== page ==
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Bungalow owner forced out of her home by demolition plan

Bungalow owner forced out of her home of more than 30 years by demolition plan says council is only offering her half the property’s £400,000 market price

  • Lorraine Pearmain and partner Lou had to move to make way for new estate 
  • Lewisham Council handed her a compulsory purchase order for the bungalow 
  • Ms Pearmain says an independent valuer put the property as worth £400,000 
  • She is threatening court action after the council gave her £235,000 for it 

Lorraine Pearmain (pictured with Lou) is threatening court action over a compulsory purchase order made out to buy her home

A homeowner forced out of her bungalow to make way for modern flats claims the council that bought it only coughed up about half of what it’s worth.

Lorraine Pearmain is threatening to take Lewisham Council is south-east London to court after she was handed a compulsory purchase order.

The 62-year-old lived in her two-bedroom bungalow with 64-year-old partner Lou for more than 30 years before she was forced out last summer.

She was one of the Excalibur Estate residents who bought a 1940s build through the 1990s Rent to Buy scheme.

The authority told 186 people that the estate in Catford was going to be demolished to make way for a new housing development. They were given two options – move into a new build, or sell their home.

Ms Pearson refused to accept a ‘rabbit hutch’ new-build and said the council agreed to buy hers for £235,000 – despite an independent valuer pricing it at £400,000.

The new homes went on sale last January and cost between £320,000 for a one-bedroom apartment to £385,000 for a two-bedroom house.

‘My aunt was one of the first to move onto the estate so we have roots going back for years,’ she said. ‘It was a really lovely place, we couldn’t have asked for anything more.’

Pictured: Ms Pearmain’s home after she was forced to move out, leaving it derelict and ready for demolition 

Nine years ago she and Lou were told their home could be demolished to make way for the development.

Lewisham Council put the plan to a vote in 2010 and despite strong opposition, 56 per cent of estate residents gave the development the go ahead. But Lorraine said the home she was offered was like a rabbit hutch.

‘We looked around a tiny house, it was like a rabbit hutch,’ she said. ‘We have a gardening business and had fig and banana trees – this place barely had anywhere to plant. I wouldn’t be able to fit my table and chairs in the kitchen, there was no dishwasher.

The estate’s residents had to make way for this property development, but Ms Pearmain was left angry by how much she was given for her home of more than 30 years 

‘I know we are privileged to live in London and have a house but it was downsizing to the extreme.’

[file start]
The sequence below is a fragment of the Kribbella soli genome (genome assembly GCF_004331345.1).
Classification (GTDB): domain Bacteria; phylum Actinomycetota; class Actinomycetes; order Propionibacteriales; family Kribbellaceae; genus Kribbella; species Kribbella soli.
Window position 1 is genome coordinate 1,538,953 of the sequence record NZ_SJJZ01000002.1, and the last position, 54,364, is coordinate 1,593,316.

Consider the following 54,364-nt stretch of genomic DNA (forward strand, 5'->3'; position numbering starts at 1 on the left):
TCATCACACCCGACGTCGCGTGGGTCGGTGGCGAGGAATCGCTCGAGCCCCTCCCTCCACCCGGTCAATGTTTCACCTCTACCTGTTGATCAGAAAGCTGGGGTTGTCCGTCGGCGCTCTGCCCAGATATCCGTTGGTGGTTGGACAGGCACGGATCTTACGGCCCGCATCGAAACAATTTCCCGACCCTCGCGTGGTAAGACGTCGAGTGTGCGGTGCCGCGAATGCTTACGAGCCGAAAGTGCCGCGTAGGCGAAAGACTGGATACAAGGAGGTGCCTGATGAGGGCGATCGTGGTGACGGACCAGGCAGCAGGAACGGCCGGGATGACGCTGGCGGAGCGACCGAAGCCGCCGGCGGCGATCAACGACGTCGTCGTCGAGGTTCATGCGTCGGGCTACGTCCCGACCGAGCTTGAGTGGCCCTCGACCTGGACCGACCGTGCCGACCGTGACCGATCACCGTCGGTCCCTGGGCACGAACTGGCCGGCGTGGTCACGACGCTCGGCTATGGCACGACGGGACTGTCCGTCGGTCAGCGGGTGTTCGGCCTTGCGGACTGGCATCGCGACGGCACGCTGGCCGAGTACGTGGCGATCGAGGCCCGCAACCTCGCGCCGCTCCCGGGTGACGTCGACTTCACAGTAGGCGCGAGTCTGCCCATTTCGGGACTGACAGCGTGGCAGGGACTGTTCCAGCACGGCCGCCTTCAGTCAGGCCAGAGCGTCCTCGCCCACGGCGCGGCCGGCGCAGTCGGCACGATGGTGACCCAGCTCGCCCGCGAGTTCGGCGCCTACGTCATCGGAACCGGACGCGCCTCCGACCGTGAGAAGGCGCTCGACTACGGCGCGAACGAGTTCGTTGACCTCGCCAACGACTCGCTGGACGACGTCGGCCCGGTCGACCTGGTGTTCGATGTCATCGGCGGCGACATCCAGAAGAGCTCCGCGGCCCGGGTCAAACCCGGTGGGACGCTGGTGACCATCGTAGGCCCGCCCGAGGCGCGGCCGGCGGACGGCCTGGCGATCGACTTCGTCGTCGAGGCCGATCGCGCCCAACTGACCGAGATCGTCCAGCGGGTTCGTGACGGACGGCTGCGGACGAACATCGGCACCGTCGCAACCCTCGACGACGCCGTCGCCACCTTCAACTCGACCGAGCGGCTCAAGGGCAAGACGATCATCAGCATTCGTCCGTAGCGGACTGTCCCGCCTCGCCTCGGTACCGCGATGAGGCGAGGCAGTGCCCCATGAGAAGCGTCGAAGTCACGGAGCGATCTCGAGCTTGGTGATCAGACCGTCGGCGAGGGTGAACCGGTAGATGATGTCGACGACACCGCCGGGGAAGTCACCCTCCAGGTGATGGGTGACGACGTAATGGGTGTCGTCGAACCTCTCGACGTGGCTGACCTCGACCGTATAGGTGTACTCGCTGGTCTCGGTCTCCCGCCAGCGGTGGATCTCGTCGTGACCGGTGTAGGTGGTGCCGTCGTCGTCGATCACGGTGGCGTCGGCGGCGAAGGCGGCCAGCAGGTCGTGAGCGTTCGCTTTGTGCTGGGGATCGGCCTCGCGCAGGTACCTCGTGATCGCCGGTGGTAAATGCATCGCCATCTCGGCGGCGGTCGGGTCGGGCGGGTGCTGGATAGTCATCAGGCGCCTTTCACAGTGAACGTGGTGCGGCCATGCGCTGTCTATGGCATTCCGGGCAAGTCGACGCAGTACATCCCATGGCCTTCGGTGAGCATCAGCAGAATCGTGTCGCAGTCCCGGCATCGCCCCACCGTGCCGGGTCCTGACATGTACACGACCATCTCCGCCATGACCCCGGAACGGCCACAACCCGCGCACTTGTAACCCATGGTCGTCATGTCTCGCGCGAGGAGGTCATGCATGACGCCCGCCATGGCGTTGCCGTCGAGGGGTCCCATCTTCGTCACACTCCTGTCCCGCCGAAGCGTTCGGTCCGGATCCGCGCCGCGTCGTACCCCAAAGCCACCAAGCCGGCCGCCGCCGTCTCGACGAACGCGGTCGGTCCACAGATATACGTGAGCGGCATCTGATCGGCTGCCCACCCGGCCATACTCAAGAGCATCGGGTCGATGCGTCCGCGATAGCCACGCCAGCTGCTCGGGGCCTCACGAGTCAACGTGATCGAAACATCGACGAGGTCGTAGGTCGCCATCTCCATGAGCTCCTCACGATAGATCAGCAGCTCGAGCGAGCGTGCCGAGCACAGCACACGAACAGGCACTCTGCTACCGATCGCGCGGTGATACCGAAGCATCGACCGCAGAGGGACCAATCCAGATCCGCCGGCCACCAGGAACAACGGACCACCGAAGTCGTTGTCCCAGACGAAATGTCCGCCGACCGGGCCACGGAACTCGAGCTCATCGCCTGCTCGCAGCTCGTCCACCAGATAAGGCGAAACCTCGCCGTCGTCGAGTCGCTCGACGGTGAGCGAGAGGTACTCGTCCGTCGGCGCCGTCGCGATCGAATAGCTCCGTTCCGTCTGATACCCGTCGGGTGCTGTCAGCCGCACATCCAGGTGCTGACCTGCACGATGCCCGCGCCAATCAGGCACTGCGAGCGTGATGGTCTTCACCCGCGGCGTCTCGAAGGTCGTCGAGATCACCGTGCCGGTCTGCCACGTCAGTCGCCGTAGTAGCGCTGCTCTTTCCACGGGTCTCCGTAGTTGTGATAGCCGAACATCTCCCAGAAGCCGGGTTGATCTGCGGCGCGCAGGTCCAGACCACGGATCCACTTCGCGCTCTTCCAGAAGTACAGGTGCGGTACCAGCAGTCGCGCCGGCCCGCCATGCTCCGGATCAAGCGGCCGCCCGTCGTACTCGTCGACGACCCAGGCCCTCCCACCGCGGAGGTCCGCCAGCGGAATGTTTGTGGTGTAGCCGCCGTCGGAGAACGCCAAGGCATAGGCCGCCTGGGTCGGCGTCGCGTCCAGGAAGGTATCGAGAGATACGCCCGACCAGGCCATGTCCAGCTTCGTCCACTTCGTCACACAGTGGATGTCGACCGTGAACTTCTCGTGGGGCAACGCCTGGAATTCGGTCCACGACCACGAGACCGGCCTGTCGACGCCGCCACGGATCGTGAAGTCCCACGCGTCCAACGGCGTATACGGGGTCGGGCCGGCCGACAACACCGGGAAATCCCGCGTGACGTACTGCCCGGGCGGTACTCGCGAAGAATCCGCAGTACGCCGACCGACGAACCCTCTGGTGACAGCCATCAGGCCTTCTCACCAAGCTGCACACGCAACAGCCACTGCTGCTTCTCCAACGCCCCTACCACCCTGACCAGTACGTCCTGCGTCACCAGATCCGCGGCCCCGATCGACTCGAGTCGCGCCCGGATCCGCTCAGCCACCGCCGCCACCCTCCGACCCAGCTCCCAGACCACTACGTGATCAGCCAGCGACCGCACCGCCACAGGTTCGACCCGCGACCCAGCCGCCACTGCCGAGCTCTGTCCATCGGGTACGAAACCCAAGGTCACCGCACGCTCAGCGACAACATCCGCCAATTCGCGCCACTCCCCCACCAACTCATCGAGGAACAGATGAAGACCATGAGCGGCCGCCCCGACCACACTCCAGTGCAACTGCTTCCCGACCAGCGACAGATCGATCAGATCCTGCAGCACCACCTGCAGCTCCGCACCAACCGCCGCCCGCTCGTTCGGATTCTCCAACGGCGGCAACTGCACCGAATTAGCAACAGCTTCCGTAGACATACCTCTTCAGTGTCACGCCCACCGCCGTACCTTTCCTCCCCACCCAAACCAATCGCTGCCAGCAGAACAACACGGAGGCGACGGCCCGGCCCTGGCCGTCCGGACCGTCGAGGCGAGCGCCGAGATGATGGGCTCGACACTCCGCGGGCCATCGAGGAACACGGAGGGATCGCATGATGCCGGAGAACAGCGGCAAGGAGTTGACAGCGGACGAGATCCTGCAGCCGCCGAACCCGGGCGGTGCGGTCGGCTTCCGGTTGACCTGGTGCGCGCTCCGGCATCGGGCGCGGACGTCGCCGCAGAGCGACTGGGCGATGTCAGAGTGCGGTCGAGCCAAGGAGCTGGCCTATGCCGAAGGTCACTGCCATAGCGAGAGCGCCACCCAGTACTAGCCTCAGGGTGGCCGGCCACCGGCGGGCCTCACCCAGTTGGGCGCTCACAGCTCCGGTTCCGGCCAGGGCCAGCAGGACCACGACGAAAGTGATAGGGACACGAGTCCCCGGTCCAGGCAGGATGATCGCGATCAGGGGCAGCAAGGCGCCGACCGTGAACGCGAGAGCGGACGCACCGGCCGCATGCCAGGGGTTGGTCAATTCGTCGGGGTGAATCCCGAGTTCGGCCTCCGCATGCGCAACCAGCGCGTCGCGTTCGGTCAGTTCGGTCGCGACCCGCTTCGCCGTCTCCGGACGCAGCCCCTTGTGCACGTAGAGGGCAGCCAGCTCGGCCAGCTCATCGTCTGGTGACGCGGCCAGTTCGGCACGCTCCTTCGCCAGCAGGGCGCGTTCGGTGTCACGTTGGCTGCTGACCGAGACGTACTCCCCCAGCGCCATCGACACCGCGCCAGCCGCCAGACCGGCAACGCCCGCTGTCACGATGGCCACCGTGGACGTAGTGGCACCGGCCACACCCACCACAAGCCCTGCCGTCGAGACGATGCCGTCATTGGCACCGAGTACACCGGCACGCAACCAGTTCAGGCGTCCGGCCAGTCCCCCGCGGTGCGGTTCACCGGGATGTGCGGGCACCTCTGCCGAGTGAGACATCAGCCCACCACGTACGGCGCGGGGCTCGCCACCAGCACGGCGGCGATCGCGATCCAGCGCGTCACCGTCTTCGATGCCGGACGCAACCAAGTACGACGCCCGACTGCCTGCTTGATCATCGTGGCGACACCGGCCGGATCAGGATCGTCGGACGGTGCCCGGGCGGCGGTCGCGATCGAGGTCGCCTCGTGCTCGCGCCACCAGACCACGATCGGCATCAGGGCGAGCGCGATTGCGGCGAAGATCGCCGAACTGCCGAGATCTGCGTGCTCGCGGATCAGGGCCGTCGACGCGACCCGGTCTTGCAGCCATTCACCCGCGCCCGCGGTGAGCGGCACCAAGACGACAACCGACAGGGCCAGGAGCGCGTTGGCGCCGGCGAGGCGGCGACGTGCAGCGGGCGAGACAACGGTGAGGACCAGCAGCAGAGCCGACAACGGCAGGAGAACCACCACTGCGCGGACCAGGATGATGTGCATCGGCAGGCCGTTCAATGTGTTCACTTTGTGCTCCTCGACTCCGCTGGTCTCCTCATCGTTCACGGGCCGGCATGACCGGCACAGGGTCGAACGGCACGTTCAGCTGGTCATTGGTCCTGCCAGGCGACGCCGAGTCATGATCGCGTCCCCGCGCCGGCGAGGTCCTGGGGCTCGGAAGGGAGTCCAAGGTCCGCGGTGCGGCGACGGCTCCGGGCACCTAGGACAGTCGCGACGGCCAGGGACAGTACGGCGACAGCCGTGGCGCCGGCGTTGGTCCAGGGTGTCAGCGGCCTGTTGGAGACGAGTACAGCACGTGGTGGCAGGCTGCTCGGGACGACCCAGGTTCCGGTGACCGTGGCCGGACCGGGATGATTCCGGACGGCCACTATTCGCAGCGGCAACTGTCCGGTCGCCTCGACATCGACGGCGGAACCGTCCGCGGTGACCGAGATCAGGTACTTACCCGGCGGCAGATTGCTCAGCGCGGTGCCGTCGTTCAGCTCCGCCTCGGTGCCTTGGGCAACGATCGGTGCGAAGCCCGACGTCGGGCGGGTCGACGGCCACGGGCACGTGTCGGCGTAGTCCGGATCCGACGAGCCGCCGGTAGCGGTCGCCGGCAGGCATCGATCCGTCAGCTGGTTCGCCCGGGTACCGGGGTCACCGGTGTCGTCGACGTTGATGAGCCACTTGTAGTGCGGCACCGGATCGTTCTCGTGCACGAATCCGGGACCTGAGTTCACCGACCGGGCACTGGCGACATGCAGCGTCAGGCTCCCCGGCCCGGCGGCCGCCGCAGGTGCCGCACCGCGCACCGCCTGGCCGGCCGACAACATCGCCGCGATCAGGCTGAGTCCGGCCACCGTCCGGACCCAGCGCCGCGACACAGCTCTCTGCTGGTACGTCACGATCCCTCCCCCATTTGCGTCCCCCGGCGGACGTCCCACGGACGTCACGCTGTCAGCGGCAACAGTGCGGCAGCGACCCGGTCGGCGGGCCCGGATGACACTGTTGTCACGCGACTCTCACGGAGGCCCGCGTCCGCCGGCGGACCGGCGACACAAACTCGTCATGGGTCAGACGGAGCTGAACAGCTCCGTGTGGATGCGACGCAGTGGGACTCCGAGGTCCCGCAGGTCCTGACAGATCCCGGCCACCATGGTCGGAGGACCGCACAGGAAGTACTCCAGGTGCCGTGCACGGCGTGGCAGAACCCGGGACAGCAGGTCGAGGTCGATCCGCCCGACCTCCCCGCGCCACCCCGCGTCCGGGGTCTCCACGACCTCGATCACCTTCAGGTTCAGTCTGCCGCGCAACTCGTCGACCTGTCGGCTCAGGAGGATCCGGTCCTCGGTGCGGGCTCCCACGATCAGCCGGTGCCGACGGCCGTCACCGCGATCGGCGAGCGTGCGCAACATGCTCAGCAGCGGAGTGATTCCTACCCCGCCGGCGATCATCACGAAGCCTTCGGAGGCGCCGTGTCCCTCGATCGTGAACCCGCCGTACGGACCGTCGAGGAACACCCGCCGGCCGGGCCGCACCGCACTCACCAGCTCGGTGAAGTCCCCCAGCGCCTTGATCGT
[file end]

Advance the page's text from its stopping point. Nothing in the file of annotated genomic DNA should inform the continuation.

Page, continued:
The couple refused to move into the one-bedroom new build and instead chose to relocate to another property in the borough. 

Lorraine has now threatened to take Lewisham Council to court after she claimed they offered her only half of the bungalow’s estimated price.

‘We contacted a valuer who sized the house up, took photographs and said bungalows were popular so we could easily get £400,000 for it,’ she said.

‘He added that if we went through with out plan to extend it then it could potentially be worth up £600,000. But the council said we could only get £235,000 which was just terrifying to hear.

The modern estate (pictured) resulted in the demolition of bungalows in Catford, but Ms Pearmain says she was only offered about half of what she should have been

‘Over the years we have easily spent £35,000 on refurbishing it – we had decking, a fish pond, fig trees, banana trees and oak floors. We worked hard to make it our home.’

She said the move has been traumatic for her elderly and vulnerable former neighbours.

‘There is one man who has since passed away and one woman could only afford a mobile home in Kent with what she got – how is that right or fair?’ she said. ‘I want a home for life and I want peace.

‘I’m not on benefits, I am now living off my savings and it will cost £20,000 for a Land Tribunal but we are determined to go through with it. The Compulsory Purchase Act is unfair and not right – I want people to know this.’

A Lewisham Council spokesman said: ‘The council is replacing prefabricated properties built in the 1940s with 95 new properties, 39 of which will be for social rent.

This is where Ms Pearmain now lives, but she said another home that the council tried to place her in was like a rabbit hutch 

The couple’s former home (pictured after they moved out) was demolished to make way for the estate 

‘The council only uses Compulsory Purchase powers as a last resort. All but one of the freeholder buybacks to date have been agreed by negotiation and every freeholder had the opportunity to instruct their own surveyor, paid for by the council, to negotiate for and advise them.

‘In addition to an agreed market value, freeholders are paid an additional 7.5 to 10 percent in compensation plus all their fees relating to the purchase and move. None of the freeholders have challenged the CPOs.

‘To date, of the 12 former resident freeholders, six have been rehoused by the council.

‘The remaining six have made their own arrangements, but all had the opportunity to be rehoused if they wished.

‘There are six freeholders remaining, five are resident and one is moving into a new build shortly. The council has dedicated officers to assist with moves for elderly residents.

‘They work across council departments and with family or friends to make the transition as easy as possible.

‘Officers will also continue to work with all households to agree the market valuation for their properties and assist them with their moves.’


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